Listen to this Gambling History blog post here
It was 3 a.m. on a Monday. About 15 men were gambling in the Desert Club. One who’d been there all night, sitting alone, watching and waiting to make his move was George Strickland. In his mid-30s and a self-named Wobbly, he’d arrived in Tonopah, Nevada, a few days earlier.
Suddenly, he stood, brandished a gun and demanded everyone put up their hands. He relieved each of his money and valuables then stole about $150 ($1,800 today) from the cash register. He backed out the door, instructing those he’d robbed to stay put.
The police tracked Strickland to the town of Millers, Nevada. When they ordered him to surrender, he shot at them and fled along the Tonopah & Goldfield railroad track. He came upon a passenger train heading to Mina, Nevada and decided to hold it up and get the engineer to bypass the next stop. An express messenger on board, however, shot Strickland in the arm, thwarting his plan.
When the officers arrested him, the alleged thief had $375 ($4,500 today) on his person, about half the amount the victims claimed he’d stolen from them. They confiscated the cash, which was to be held in police possession until the court instructed them what to do with it.
Spectacle In Court
During his arraignment, Strickland acted bizarrely.
“He pleaded guilty and then withdrew the plea repeatedly until the attorneys were confused and did not understand what his final decision was — until he was halted in a rambling discourse and induced to go on record with a plea of guilty,” reported the Reno Evening Gazette (July 16, 1920).
During the trial, it came out that he’d planned to get to Mina to acquire more ammunition then return to Millers to fight the officers pursuing him — surefire suicide by cop.
Strickland’s ongoing behavior pointed to some type of mental imbalance and violent tendencies. While in the Tonopah jail, he’d picked several fights. In the courtroom, he attacked the bailiff in the hopes of commandeering his weapon and escaping. Committee members assigned to evaluating Strickland’s sanity offered diverging opinions. The sheriff believed the only safe place for the accused was the penitentiary.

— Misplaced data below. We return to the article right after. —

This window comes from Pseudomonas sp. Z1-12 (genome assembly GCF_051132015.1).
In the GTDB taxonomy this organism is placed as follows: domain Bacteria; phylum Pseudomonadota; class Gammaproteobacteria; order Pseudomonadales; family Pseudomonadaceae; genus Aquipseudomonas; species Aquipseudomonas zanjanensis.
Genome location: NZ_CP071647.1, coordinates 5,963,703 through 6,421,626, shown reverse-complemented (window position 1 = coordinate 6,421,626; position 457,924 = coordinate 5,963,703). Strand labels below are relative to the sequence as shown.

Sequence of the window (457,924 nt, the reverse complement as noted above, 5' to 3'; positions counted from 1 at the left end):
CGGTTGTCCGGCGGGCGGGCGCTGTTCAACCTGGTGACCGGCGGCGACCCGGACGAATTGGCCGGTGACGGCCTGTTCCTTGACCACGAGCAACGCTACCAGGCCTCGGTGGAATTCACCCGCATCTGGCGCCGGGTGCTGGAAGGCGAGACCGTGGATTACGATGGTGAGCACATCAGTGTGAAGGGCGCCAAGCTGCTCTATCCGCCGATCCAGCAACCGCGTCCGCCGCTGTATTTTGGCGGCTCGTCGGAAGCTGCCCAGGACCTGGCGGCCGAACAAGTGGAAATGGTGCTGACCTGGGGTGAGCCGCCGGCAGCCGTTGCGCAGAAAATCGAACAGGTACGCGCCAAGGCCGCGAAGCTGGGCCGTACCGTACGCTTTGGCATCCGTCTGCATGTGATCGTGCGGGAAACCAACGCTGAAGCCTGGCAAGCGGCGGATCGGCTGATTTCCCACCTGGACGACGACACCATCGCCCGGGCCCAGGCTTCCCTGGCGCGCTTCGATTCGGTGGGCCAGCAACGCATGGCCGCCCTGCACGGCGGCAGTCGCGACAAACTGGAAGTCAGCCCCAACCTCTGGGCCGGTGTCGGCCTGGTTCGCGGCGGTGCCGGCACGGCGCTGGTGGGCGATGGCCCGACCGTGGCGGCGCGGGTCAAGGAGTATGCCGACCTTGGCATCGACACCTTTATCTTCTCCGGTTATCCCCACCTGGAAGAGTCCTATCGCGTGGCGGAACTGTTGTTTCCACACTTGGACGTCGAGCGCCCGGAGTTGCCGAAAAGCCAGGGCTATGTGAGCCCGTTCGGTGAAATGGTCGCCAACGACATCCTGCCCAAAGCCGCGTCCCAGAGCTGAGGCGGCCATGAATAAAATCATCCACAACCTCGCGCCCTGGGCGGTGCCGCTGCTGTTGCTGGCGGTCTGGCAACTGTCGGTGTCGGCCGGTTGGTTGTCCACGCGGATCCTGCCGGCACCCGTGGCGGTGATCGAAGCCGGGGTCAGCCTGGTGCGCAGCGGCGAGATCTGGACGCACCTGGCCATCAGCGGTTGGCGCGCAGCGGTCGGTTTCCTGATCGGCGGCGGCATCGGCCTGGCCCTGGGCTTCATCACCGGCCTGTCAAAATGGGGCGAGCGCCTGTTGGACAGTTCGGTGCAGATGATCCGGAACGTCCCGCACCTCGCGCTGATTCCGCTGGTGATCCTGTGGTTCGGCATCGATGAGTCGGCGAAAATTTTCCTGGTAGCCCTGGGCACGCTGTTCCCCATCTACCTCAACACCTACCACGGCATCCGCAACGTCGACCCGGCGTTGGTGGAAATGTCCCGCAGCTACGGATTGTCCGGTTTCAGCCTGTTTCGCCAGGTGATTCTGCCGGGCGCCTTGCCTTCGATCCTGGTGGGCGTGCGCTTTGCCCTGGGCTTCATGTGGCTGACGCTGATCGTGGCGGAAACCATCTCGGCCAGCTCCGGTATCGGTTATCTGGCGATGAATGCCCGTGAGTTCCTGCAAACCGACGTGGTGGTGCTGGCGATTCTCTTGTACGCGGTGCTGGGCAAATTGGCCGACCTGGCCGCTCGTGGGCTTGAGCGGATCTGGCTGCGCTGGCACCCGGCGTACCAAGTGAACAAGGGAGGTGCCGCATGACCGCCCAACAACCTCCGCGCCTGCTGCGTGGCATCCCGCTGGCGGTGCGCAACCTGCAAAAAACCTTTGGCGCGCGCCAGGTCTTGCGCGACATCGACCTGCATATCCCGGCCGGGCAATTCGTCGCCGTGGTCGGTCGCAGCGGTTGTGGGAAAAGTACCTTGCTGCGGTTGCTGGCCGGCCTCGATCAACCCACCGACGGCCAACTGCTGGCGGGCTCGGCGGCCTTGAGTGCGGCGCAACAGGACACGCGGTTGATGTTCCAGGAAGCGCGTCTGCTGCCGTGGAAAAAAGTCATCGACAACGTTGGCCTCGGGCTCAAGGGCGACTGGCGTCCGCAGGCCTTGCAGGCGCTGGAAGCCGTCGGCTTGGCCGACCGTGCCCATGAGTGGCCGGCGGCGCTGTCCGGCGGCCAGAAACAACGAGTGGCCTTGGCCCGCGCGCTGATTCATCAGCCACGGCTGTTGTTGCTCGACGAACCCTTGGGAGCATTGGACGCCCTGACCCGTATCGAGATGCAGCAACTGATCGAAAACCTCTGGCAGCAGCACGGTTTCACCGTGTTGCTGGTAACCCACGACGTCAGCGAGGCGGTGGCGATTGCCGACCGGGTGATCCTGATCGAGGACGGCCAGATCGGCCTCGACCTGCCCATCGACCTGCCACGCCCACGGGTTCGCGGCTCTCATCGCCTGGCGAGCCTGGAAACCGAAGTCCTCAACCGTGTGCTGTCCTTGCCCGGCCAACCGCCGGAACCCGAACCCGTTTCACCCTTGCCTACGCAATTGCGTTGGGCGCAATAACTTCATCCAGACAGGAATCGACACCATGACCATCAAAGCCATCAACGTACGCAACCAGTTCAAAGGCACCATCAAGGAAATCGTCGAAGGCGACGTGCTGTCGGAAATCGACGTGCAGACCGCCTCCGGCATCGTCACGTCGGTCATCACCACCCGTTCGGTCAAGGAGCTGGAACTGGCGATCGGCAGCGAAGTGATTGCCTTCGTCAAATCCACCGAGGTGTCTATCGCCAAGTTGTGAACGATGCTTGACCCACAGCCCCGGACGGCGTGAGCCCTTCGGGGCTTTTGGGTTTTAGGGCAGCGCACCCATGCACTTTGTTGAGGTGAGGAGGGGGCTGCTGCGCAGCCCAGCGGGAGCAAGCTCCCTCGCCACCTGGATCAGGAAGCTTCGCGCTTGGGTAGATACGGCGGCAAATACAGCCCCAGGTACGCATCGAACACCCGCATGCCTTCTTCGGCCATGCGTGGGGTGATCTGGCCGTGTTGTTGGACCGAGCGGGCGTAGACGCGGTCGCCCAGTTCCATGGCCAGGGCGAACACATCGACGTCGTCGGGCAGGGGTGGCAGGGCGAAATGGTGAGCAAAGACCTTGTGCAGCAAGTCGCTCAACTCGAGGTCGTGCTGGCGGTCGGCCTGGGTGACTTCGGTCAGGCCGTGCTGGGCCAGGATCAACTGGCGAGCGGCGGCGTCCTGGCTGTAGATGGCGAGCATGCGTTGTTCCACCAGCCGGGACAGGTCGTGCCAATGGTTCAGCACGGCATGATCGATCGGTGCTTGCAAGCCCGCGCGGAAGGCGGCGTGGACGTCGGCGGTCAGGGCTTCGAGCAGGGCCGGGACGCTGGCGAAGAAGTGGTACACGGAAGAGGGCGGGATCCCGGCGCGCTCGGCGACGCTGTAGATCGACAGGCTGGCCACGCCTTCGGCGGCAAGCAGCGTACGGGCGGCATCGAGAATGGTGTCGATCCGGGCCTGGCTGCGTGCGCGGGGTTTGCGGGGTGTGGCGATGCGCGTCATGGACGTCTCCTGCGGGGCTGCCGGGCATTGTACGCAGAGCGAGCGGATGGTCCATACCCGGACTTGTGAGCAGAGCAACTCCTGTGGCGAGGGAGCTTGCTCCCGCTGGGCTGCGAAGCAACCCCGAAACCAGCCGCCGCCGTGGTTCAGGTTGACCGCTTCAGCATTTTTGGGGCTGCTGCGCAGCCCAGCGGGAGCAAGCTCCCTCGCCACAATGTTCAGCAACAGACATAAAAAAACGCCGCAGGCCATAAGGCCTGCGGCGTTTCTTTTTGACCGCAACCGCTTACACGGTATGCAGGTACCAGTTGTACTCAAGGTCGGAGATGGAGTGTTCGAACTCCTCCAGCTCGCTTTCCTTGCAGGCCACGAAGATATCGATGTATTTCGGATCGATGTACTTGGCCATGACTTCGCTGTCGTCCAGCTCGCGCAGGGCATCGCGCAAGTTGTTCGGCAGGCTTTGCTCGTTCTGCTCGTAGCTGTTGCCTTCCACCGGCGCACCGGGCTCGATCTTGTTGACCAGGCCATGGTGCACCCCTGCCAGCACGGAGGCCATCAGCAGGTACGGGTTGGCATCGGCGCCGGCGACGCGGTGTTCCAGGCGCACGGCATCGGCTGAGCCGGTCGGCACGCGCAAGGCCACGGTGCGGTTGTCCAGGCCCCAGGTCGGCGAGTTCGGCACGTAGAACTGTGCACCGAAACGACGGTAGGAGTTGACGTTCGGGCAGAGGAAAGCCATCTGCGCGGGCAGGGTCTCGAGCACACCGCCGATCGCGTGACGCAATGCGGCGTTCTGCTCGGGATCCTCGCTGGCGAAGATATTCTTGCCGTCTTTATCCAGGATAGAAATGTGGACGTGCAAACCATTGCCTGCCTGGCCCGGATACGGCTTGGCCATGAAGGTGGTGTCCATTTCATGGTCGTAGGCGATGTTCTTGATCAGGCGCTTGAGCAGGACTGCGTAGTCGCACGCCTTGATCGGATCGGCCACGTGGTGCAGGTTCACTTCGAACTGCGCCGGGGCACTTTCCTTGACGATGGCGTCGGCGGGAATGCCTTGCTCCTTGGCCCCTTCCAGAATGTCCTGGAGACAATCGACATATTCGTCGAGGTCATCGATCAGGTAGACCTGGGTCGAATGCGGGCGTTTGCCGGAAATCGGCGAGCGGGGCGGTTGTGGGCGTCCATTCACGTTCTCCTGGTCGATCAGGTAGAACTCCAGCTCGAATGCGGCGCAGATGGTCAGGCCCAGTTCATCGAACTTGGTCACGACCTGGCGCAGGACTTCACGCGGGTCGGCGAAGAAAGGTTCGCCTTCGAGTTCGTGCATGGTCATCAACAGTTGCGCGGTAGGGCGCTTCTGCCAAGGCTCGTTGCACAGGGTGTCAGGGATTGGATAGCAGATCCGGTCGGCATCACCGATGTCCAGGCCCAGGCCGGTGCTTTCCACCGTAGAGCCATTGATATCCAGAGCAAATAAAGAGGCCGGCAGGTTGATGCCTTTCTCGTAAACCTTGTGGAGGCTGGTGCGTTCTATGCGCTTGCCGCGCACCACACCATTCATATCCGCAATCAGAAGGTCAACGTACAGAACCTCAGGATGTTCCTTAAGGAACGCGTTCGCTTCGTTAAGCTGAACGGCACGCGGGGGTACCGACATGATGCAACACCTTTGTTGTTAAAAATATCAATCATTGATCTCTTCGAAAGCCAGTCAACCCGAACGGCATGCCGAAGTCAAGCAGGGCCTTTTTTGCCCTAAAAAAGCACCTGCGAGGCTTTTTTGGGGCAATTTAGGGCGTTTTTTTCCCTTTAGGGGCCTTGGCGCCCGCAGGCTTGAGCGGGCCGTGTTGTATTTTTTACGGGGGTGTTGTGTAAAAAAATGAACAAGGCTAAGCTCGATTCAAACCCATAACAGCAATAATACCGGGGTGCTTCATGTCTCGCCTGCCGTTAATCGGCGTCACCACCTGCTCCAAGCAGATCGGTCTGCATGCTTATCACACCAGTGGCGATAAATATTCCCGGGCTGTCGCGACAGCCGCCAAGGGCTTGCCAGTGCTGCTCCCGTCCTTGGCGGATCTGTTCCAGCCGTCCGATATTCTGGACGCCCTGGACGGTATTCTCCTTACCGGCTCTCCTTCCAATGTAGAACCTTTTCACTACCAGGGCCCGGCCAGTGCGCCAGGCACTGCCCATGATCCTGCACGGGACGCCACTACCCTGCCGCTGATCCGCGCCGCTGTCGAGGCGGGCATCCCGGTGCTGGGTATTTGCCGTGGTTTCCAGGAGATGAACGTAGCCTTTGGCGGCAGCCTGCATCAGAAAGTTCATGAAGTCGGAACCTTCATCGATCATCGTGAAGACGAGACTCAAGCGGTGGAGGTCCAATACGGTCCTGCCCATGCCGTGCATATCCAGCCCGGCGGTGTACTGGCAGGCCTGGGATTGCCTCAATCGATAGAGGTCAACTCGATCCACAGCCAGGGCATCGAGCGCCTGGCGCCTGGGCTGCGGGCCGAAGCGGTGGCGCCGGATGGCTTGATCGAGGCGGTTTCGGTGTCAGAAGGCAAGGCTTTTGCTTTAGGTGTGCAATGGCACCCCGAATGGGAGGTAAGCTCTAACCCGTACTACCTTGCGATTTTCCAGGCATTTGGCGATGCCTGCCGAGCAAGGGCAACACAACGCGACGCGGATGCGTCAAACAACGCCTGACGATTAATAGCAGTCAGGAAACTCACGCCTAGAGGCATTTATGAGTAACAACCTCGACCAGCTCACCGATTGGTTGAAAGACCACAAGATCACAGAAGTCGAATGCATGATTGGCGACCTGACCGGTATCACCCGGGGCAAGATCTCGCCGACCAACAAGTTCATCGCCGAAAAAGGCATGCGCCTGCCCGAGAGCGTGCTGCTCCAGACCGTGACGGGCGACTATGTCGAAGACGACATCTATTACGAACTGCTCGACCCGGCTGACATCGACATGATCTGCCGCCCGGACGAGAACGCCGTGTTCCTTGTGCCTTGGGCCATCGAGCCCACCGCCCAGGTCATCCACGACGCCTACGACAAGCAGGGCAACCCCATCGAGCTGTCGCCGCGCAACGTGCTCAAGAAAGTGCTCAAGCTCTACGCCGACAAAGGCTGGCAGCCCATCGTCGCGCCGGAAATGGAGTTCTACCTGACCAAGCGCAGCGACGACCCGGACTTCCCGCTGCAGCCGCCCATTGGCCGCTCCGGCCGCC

“It is surmised by officers who have been brought in close contact that he is either an escaped convict or a fugitive from an insane asylum,” reported the Reno Evening Gazette (July 16, 1920).
The judge sentenced him to five to 25 years in Nevada State Prison, and Strickland thanked him.
As for the money the convicted criminal had pilfered, if it were returned to the original owners, the men could be convicted of illegal gambling (only some games of chance were allowed then). Thus, the money instead likely wound up in the county treasury.
A month later, in August, while in the prison hospital, Strickland picked the lock and found his way into the yard. At risk of being shot by a guard, he scaled the perimeter wall and hotfooted it.
He’d made it about 12 miles when bloodhounds tracked him down in a Carson City mill fewer than three hours later. Recaptured, he was returned to the pen.
The following February, Strickland snatched a razor from the prison’s barber shop and used it to fatally cut his throat.